Is it angina or a heart attack? Both conditions can involve chest pain and other similar symptoms. If the pain changes in quality, lasts more than 15 minutes or doesn’t respond to the nitroglycerin tablets prescribed by your doctor, get immediate medical attention. This may indicate a heart attack and the need for medical evaluation.
- Heart failure – This condition occurs when the heart becomes too weak to pump enough blood to meet the body’s needs. This leads to inadequate blood flow to vital organs such as the kidneys and buildup of fluid in other vital organs such as the lungs. This can lead to symptoms such as swelling, trouble breathing, and feeling tired. Eventually, heart failure can lead to kidney and liver diseases.
- Abnormal heart rhythm (arrhythmia) – Inadequate blood supply to the heart or damage to heart tissue can disrupt the heart’s electrical impulses, resulting in abnormal heart rhythms.
This is dangerous as blood clots can pool in your heart as a result of the arrhythmia. Some irregular heart rhythms are life-threatening by themselves.
Coronary artery disease symptoms: When to see a doctor
Go see a doctor immediately if you suspect you’re having a heart attack. Better yet, see a doctor when you have risk factors such as high blood pressure, high cholesterol, tobacco use, diabetes, a strong family history of heart disease, or obesity. The doctor may want to assess your condition to rule out coronary artery disease.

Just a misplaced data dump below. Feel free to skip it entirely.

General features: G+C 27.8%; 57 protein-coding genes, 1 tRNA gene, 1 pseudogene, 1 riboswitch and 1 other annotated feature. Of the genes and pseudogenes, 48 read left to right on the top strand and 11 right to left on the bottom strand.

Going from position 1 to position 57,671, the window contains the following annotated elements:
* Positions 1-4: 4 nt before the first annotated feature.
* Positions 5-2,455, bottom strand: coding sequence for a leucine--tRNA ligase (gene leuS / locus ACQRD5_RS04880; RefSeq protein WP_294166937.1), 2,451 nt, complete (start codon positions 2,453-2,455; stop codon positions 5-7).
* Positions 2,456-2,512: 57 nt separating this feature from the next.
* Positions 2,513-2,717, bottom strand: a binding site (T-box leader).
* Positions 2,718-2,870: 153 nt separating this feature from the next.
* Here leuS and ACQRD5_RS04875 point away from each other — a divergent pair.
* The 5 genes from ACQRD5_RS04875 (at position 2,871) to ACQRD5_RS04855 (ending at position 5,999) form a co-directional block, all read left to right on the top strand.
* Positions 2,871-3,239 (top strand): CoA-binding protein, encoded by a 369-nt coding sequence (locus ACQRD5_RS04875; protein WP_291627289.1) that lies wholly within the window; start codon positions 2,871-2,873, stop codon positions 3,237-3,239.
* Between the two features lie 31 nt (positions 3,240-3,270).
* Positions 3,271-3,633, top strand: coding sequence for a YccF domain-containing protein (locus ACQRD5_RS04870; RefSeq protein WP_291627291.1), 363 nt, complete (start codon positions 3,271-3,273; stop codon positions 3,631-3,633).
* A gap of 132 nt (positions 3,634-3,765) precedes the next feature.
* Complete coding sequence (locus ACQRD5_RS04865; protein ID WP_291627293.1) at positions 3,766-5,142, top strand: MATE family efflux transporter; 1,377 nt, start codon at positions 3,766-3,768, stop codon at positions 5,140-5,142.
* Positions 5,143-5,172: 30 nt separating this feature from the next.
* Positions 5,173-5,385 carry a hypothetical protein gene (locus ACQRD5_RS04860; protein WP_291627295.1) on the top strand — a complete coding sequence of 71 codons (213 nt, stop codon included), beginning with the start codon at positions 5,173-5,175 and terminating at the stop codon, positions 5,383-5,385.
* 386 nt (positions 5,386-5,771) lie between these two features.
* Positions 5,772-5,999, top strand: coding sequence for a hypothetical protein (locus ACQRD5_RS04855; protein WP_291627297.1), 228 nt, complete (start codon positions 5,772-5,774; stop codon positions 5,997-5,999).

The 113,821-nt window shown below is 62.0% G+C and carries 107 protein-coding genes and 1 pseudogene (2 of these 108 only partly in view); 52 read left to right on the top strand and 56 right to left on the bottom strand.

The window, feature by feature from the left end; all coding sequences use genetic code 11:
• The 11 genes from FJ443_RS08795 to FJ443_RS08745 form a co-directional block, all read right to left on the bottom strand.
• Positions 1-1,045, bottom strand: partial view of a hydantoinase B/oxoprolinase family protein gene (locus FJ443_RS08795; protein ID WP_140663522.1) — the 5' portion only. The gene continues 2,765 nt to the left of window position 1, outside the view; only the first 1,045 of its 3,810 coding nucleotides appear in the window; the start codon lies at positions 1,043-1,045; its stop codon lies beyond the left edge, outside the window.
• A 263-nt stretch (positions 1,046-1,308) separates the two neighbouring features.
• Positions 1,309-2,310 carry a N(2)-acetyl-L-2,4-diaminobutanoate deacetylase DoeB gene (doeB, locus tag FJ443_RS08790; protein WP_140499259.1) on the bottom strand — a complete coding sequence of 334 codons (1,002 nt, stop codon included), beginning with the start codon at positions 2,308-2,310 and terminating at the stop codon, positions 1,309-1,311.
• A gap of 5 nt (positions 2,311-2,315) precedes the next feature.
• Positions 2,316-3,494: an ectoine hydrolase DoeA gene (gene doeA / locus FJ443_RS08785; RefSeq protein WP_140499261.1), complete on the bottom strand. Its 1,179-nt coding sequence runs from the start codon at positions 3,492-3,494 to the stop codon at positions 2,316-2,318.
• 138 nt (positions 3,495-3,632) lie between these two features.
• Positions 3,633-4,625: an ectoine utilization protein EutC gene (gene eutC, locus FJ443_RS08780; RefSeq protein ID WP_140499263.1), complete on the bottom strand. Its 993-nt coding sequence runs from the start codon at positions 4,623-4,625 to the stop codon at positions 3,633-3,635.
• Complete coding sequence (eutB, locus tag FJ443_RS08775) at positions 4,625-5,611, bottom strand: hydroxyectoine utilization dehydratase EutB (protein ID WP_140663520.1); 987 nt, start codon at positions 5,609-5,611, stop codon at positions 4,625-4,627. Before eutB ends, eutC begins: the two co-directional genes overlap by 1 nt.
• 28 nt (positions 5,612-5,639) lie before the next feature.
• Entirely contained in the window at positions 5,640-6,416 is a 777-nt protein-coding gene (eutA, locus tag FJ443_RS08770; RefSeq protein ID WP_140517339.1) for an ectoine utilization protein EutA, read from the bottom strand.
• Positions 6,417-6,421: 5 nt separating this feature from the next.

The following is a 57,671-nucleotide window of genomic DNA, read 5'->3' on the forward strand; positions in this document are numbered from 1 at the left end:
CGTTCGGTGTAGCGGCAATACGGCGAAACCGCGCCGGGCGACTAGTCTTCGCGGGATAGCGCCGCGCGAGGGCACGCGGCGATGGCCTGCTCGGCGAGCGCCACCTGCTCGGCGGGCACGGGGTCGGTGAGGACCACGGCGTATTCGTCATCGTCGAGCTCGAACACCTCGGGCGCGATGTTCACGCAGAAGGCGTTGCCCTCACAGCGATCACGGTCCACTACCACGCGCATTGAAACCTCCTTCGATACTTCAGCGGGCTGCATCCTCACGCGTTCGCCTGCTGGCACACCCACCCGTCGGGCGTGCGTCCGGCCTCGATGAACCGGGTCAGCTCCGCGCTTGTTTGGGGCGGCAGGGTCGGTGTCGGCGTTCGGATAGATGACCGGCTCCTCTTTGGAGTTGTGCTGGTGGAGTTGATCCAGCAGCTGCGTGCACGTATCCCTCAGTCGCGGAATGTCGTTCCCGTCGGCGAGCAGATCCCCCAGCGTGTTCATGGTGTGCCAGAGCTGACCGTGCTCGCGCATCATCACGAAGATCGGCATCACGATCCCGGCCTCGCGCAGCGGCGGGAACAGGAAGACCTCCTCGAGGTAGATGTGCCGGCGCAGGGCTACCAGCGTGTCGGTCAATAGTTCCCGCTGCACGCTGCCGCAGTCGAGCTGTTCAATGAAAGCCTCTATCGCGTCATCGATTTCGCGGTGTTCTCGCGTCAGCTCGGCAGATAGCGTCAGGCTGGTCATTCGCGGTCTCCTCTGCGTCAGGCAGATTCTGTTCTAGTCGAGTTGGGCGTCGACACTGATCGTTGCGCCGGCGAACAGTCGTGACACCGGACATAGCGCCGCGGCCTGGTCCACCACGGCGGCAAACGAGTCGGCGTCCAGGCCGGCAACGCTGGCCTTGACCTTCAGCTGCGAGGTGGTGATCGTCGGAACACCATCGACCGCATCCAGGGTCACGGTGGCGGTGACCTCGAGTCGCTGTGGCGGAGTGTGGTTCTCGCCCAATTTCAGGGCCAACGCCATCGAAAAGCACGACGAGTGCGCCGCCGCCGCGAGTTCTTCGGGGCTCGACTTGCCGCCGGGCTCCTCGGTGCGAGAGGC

Who is at risk for Coronary Artery Disease?
There are a number of risk factors that may increase the chances of coronary artery disease, such as:
- Being over 65
- Sex – Generally, men have a greater risk of coronary artery disease. The risk for women increases after menopause.
- Family history – If your father or a brother was diagnosed with heart disease before age 55, and if your mother or a sister has coronary artery before age 65, then you are at risk of coronary artery disease.
- Smoking – Smokers have a significantly increased risk of heart disease. Exposure to secondhand smoke also increases risk of coronary artery disease.
- High blood pressure – Uncontrolled high blood pressure can harden and thicken arteries, and narrow the channel through which blood can flow.
- High blood cholesterol levels – High levels of cholesterol in the blood increases the risk of formation of plaque and atherosclerosis.
- Diabetes – Diabetes, specifically Type 2 diabetes, share similar risk factors with coronary artery disease, such as obesity and high blood pressure.
- Overweight or obesity – Being obese or overweight can worsen other risk factors for coronary artery disease.
- Physical inactivity – Lack of exercise heightens other risk factors associated with coronary artery disease.
- High stress – When unrelieved, stress in life may damage the arteries and worsen other risk factors for coronary artery disease.
- Unhealthy diet – A diet rich in high amounts of saturated fat, trans-unsaturated fat, salt, and sugar can increase your risk of coronary artery disease.
These risk factors often occur in clusters, and put individuals at even greater risk of heart disease.
Symptoms of coronary artery disease often manifest when heart disease is at an advanced stage.
See a doctor when you experience any coronary artery disease symptoms to determine an appropriate protocol for care and management.
Hello Health Group does not provide medical advice, diagnosis or treatment.